America's First Black Diplomat
Q: Who was the first Black diplomat representing the United States?
--Jorge Rodriquez - Salt Lake City, Utah
A: Ebenezer D. Bassett was appointed U.S. Minister Resident to Haiti in 1869, making him the first African American diplomat. For eight years, the educator, abolitionist, and black rights activist oversaw bilateral relations through bloody civil warfare and coups d'etat on the island of Hispaniola. Bassett served with distinction, courage, and integrity in one of the most crucial, but difficult postings of his time.
Born in Connecticut on October 16, 1833, Ebenezer D. Bassett was the second child of Eben Tobias and Susan Gregory. In a rarity during the mid-1800s, Ebenezer attended college, becoming the first black student to integrate the Connecticut Normal School in 1853. He then taught in New Haven, befriending the legendary abolitionist Frederick Douglass. Later, he became the principal of Philadelphia's Institute for Colored Youth (ICY).
During the Civil War, Bassett became one of the city's leading voices into the cause behind that conflict -- the liberation of four millions of black slaves -- and helped recruit African American soldiers for the Union. In nominating Bassett to become Minister Resident to Haiti, President Ulysses S. Grant made him one of the highest ranking black members of the United States government.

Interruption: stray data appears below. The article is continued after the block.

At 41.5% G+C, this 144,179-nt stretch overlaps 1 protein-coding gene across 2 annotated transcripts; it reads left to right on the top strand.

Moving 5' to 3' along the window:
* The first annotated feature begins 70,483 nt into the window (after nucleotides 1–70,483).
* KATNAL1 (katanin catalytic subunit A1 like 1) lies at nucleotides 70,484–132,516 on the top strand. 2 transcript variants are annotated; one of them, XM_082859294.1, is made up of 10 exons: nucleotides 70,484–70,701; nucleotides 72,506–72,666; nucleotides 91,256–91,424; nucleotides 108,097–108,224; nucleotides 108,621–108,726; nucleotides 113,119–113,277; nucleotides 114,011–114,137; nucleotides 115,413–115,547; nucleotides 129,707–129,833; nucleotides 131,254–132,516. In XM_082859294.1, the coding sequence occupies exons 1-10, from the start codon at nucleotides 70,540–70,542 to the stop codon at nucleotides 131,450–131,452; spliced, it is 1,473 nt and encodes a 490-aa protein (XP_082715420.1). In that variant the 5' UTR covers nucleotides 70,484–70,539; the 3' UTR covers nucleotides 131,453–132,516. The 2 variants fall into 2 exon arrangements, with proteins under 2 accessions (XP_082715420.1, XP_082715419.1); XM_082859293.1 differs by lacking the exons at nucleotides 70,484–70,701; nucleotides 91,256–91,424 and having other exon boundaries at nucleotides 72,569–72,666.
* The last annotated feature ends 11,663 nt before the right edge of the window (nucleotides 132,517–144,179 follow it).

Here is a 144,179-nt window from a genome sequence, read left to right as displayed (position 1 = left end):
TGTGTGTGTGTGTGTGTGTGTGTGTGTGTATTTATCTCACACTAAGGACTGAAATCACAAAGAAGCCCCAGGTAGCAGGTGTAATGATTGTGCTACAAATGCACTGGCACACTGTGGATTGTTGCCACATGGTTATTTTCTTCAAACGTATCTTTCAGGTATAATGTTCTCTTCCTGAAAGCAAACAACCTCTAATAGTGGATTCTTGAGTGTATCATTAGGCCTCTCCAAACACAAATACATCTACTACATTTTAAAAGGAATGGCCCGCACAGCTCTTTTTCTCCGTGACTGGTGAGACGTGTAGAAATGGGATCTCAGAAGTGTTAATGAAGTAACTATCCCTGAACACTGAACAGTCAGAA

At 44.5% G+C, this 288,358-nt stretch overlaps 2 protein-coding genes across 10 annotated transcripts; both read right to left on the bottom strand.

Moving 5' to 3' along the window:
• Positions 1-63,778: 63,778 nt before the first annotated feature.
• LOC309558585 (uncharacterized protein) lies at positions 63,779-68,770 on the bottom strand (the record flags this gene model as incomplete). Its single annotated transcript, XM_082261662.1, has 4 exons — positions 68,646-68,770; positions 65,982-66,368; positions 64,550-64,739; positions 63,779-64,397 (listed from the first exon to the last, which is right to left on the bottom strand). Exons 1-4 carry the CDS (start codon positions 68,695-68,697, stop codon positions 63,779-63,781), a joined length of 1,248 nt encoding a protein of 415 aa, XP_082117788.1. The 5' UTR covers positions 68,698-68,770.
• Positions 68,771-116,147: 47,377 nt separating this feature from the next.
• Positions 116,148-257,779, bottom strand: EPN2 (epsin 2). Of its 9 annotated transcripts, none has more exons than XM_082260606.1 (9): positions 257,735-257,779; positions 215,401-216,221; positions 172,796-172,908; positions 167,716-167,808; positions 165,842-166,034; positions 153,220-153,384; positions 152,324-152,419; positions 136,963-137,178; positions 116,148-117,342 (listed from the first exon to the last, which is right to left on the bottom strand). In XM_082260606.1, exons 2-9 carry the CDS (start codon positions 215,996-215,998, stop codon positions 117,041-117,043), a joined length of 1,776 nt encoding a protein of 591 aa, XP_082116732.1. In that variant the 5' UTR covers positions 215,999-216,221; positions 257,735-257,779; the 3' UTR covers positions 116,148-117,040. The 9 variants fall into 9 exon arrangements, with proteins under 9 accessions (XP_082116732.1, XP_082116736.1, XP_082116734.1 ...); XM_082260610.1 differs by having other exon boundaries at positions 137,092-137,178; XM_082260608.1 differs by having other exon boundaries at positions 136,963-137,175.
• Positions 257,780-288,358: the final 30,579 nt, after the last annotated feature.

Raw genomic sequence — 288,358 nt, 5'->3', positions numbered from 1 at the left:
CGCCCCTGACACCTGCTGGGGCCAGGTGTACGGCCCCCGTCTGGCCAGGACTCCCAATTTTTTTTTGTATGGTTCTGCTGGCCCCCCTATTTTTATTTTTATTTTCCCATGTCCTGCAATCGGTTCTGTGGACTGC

During his tenure the American Minister Resident also dealt with cases of citizen commercial claims, diplomatic immunity for his consular and commercial agents, hurricanes, fires, and numerous tropical diseases.
The case that posed the greatest challenge to him, however, was Haitian political refugee General Pierre Boisrond Canal. The general was among the band of young leaders that had successfully ousted the former President Sylvan Salnave from power in 1869. By the time of the subsequent Michel Domingue regime in the mid 1870s Canal had retired to his home outside the capital. Domingue, the new Haitian President, however, brutally hunted down any perceived threat to his power including Canal.
General Canal came to Bassett and requested political asylum. A standoff resulted, with Bassett's home surrounded by over a thousand of Domingue's soldiers. Finally, after five-month siege of his residence, Bassett negotiated Canal's safe release for exile in Jamaica.
Upon the end of the Grant Administration in 1877, Bassett submitted his resignation as was customary with a change of hands in government. When he returned to the United States, he spent an additional ten years as the Consul General for Haiti in New York City. Prior to this death on November 13, 1908, he returned to live in Philadelphia, where his daughter Charlotte also taught at the ICY.
Ebenezer D. Bassett was a role model not simply for his symbolic importance as the first African American diplomat. His concern for human rights, his heroism, and courage in the face of pressure from Haitians, as well as his own capital, place him in the annals of great American diplomats.
Sources: Christopher Teal, Hero of Hispaniola: America's First Black Diplomat, Ebenezer D. Bassett (Westport, CT: Praeger Publishers, 2008).
Contributor: Teal, Christopher
Foreign Service Officer, U.S. Department of State
September 2010 response courtesy of BlackPast.org
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